- Stock Markets Downward Slide
- Traditional IRA to a Roth IRA Conversions
- Younger Individuals
- Here Is How It Works
- Marginal Tax Rates
- Example When Using the Marginal Table
- Conversions Cannot Be Undone.
- Non-deductible Traditional IRA Contributions
If your traditional IRA is invested in stocks and/or mutual funds, the recent substantial downward slide by the stock markets may provide a unique opportunity to convert your traditional IRA to a Roth IRA at a low cost, and then benefit when the markets recover.
Why would you want to do that? Because Roth IRA distributions provide tax free retirement benefits while payouts from Traditional IRAs are taxable.
Of course there is no assurance that the markets will not continue to decline, and this may not be the most opportune time to make a conversion in your specific circumstances but is something you may want to consider. Conversions provide the most benefit to younger individuals who can look forward to many years of the tax-free growth provided by a Roth IRA.
You don’t have to convert all of your traditional IRA in one year. You can convert what you can afford to pay the tax on each year.
Here Is How It Works – The tax code allows individuals to convert any portion of their traditional IRA to a Roth IRA by paying tax on the conversion as though taking a distribution from the traditional account. Thus, if you make a conversion you are taxed on the conversion based upon the tax rates that apply to your normal income plus the traditional IRA amount being converted.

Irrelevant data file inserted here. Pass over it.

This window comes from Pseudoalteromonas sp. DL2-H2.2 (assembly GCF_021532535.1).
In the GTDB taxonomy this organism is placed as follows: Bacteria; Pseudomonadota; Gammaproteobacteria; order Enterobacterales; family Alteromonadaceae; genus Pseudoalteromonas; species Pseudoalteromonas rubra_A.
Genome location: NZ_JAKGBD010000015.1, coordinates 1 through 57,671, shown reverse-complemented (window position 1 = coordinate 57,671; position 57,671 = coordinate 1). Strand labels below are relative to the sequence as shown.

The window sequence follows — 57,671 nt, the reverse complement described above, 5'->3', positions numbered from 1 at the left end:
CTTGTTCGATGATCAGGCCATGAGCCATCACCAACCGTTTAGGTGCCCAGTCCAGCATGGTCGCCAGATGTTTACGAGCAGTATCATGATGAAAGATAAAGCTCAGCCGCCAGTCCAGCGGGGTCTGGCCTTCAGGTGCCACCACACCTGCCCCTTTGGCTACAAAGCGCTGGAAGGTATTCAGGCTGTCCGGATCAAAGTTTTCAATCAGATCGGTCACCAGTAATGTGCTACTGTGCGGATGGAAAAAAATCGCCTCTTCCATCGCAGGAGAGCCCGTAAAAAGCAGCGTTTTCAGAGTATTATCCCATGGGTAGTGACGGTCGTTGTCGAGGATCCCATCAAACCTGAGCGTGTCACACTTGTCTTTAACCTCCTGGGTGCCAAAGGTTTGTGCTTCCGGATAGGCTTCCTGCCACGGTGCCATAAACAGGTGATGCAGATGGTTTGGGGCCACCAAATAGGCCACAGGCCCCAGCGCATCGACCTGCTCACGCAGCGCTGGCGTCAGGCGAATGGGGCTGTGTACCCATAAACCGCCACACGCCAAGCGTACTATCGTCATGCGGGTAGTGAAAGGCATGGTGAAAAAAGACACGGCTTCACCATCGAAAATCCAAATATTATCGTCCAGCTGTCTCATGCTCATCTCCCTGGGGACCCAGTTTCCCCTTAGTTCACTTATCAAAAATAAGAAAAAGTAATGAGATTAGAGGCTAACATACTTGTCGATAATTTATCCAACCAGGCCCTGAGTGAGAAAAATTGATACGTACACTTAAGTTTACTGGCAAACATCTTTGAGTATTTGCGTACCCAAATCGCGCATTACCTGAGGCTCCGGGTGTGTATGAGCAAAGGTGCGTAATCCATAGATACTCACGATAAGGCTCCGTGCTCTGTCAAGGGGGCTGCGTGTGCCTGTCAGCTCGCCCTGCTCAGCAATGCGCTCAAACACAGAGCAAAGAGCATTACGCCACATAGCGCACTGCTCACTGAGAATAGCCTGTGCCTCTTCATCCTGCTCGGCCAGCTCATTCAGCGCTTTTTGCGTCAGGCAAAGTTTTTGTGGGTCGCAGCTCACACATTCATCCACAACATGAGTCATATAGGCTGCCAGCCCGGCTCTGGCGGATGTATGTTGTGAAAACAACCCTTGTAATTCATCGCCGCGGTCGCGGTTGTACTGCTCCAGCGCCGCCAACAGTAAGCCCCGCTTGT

Of course, if in 2022 you have abnormally lower income, that could make the conversion tax even less. The following table includes the marginal tax rates for 2022.
Marginal Tax Rates for 2022
Example When Using the Table – Let’s say you are filing single and your taxable income without an IRA conversion amount is $45,000, which has a marginal rate of 12%, and you are converting $40,000. This brings your taxable income to $85,000, which is still in the 12% bracket (it’s more than $41,775 but less than $89,075, the start of the next rate). This means the tax on the conversion would be $4,800 (12% of $40,000). If you did the conversion in a year when your other income was more and when combined with the conversion amount you are in the 22% bracket, the tax on the conversion would be $8,800, $4,000 more than when you are in the 12% bracket.
- There is no income limitation on making a conversion, thus anyone can do a conversion.
- Higher income taxpayers can use the conversion to circumvent the AGI limits for contributing to a Roth IRA.
- Once a conversion is made it cannot be undone.
- Some individuals for various reasons have made non-deductible contributions to their traditional IRAs. For distribution or conversion purposes, all an individual’s IRAs (except Roth IRAs) are considered as one account and any distribution or converted amounts are deemed taken ratably from the deductible and non-deductible portions of the traditional IRA, and the portion that comes from the deductible contributions would be taxable.
Give us a call if you would like to explore the possible benefits of a traditional to Roth IRA conversion.
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